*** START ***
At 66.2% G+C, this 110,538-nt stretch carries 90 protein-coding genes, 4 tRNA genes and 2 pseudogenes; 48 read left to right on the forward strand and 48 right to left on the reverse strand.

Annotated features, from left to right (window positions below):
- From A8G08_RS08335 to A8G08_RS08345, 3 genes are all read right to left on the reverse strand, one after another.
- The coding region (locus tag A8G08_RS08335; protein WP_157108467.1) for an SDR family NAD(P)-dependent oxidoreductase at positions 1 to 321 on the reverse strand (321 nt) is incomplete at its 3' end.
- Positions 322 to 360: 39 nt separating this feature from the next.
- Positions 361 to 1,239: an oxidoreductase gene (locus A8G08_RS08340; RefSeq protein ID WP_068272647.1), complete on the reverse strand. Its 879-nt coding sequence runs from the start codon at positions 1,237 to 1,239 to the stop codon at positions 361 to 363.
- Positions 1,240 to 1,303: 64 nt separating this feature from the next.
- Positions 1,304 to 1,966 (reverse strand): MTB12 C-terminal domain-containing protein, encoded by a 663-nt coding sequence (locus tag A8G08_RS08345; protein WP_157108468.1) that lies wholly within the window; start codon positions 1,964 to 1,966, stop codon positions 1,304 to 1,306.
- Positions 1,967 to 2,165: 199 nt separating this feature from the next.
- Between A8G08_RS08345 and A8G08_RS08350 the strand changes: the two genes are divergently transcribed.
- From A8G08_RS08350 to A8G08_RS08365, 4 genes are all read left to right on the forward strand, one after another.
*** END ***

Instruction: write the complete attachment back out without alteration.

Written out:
At 66.2% G+C, this 110,538-nt stretch carries 90 protein-coding genes, 4 tRNA genes and 2 pseudogenes; 48 read left to right on the forward strand and 48 right to left on the reverse strand.

Annotated features, from left to right (window positions below):
- From A8G08_RS08335 to A8G08_RS08345, 3 genes are all read right to left on the reverse strand, one after another.
- The coding region (locus tag A8G08_RS08335; protein WP_157108467.1) for an SDR family NAD(P)-dependent oxidoreductase at positions 1 to 321 on the reverse strand (321 nt) is incomplete at its 3' end.
- Positions 322 to 360: 39 nt separating this feature from the next.
- Positions 361 to 1,239: an oxidoreductase gene (locus A8G08_RS08340; RefSeq protein ID WP_068272647.1), complete on the reverse strand. Its 879-nt coding sequence runs from the start codon at positions 1,237 to 1,239 to the stop codon at positions 361 to 363.
- Positions 1,240 to 1,303: 64 nt separating this feature from the next.
- Positions 1,304 to 1,966 (reverse strand): MTB12 C-terminal domain-containing protein, encoded by a 663-nt coding sequence (locus tag A8G08_RS08345; protein WP_157108468.1) that lies wholly within the window; start codon positions 1,964 to 1,966, stop codon positions 1,304 to 1,306.
- Positions 1,967 to 2,165: 199 nt separating this feature from the next.
- Between A8G08_RS08345 and A8G08_RS08350 the strand changes: the two genes are divergently transcribed.
- From A8G08_RS08350 to A8G08_RS08365, 4 genes are all read left to right on the forward strand, one after another.